Happy release day for Poppy Lawless! The Falling in Deep Collection, of which INK is a part, continues with this latest release!
I'm the last mermaid.
I’m back on shores of Lake Erie, but the cold waters are silent. There is nothing here for me but ghosts and the beach glass that litters the rocky shore. Long ago, I lived below the waves. Now, I am the sole survivor, and at long last, my mermaid glamour is leaving me.
Every day, I walk the beach. Every day, I wonder what happened to my people. The little pieces of colored glass that wash ashore give me simple pleasure. They are gifts from the lake, reminders of home. I fashion them into trinkets: necklaces, earrings, bracelets. They are beautiful things. The humans seem love them.
Every day, I walk the beach. Nothing ever changes, until the day he says hello.
It’s not a question, it’s a fact. The cancer is eating me alive. They told me I have six months to live, maybe less. I came home, back to Chancellor on Lake Erie, to die. The sunsets are vivid there, and I will relish every one.
I've never seen anything more beautiful than a Lake Erie sunset until I see her.
All life is as fragile as glass.
What would you sacrifice to save the one you love?
Chapter 1: Kate
The surf lapped over my feet, sea foam tickling my toes. It was early summer, but the lake water was still icy. I closed my eyes and felt the cool waves. In the deep of winter, when the lake would freeze, we always sheltered on one of the small islands that dotted Lake Erie. The humans in those days had called us lumpeguin. Sighing deeply, I opened my eyes and looked down at the rocky shoreline.
“There you are,” I whispered, bending to pick up a piece of green beach glass. I lifted it and looked at it in the diming sunlight. It was tear-shaped and worn smooth from its time in the water. A soft white sheen coated the green glass. That made seven green pieces, five light blue pieces, eight white pieces, and seven amber pieces. Not a bad haul. Alas, no red. I rarely found red anymore. The lake had stopped giving up her most beautiful treasures. If I wanted, I could swim down deep to the troves of wave-kissed glass. But I hadn’t been below the surface in nearly three hundred years, and I certainly wasn’t going to ruin that stretch over some sparkly bauble, even if all my customers begged for red beach glass.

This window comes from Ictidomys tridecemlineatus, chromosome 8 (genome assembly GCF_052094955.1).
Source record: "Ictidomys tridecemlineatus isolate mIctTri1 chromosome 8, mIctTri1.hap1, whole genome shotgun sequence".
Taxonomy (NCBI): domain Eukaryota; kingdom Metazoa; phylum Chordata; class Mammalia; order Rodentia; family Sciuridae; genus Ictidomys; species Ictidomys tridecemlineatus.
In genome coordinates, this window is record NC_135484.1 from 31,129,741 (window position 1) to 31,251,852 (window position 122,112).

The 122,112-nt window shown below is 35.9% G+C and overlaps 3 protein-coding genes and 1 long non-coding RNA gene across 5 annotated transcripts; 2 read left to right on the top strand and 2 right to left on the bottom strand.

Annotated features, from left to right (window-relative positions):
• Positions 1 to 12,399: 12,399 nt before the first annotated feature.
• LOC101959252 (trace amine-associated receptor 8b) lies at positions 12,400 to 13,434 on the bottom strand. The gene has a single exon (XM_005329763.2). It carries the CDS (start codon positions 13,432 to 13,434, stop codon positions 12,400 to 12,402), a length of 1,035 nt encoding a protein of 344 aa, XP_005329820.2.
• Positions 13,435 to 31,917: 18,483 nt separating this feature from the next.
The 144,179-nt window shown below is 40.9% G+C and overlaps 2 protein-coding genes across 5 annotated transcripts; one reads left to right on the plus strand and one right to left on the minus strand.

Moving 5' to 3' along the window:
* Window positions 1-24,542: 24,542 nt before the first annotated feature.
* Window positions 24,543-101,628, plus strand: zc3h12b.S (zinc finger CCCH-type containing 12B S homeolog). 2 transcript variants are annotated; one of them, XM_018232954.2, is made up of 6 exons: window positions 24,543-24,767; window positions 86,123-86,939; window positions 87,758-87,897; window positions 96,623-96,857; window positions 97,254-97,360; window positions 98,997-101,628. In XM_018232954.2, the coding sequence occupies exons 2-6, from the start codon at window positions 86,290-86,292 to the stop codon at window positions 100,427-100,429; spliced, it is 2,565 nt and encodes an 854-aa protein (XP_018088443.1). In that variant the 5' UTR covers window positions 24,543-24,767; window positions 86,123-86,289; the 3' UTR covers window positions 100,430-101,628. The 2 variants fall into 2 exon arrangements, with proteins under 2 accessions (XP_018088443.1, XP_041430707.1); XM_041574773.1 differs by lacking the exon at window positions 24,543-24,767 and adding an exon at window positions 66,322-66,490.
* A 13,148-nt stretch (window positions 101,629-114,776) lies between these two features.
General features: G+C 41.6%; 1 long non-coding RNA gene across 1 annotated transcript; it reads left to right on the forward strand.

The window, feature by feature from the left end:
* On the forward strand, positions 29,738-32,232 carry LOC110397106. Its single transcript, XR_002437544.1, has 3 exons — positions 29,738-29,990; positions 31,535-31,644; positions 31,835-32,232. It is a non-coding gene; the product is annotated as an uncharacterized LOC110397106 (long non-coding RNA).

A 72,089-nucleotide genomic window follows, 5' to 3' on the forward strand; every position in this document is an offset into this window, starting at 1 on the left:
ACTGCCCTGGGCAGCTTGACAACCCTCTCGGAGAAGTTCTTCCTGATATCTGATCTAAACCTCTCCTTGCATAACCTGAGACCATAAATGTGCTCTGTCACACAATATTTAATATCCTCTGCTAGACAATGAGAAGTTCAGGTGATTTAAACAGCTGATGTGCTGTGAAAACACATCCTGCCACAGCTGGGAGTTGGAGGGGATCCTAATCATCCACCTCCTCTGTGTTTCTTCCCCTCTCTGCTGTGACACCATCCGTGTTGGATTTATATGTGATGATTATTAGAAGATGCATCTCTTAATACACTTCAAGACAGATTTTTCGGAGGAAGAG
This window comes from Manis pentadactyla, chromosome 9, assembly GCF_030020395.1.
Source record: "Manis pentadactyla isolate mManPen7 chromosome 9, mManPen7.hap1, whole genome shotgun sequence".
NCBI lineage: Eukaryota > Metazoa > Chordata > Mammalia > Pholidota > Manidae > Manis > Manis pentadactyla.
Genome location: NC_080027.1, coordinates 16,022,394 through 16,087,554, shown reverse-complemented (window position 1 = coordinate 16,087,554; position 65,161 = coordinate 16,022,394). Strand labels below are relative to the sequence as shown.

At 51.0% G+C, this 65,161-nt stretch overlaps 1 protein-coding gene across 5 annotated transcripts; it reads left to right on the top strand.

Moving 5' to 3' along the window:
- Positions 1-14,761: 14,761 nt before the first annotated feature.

I tucked the green beach glass into my satchel, pulled my long, straw-colored hair back, and then bent to pick up my sandals. I looked out at the lake. The sun was dipping below the horizon. There was nothing more glorious than a Lake Erie sunset. Shimmering shades of rosy pink, orange, and magenta illuminated the sky and reflected on the waves. Breathing in deeply, I tried to inhale the scene. The briny scent of the fresh lake water was perfumed with the lingering smell of snow and flowers. Not for the first time, I wondered what my old home looked like now. Forgotten under the waves, the eerie sea kingdom had been left to be ruled by ghosts and memories.
I sucked in a breath and turned to go. I wouldn’t cry. Mermaids’ tears were, after all, a special and rare commodity. They carried life itself, and I didn’t have much of that magical spark left in me. A single tear could spell my end, sapping out the last of the gift from the deep. No, I’d managed to live for over three hundred years. It wouldn’t do to weep over an amazing sunset, a nearly-forgotten past, nor the realization that I was truly alone. It was what it was. I couldn’t change the fact that I was the last mermaid.
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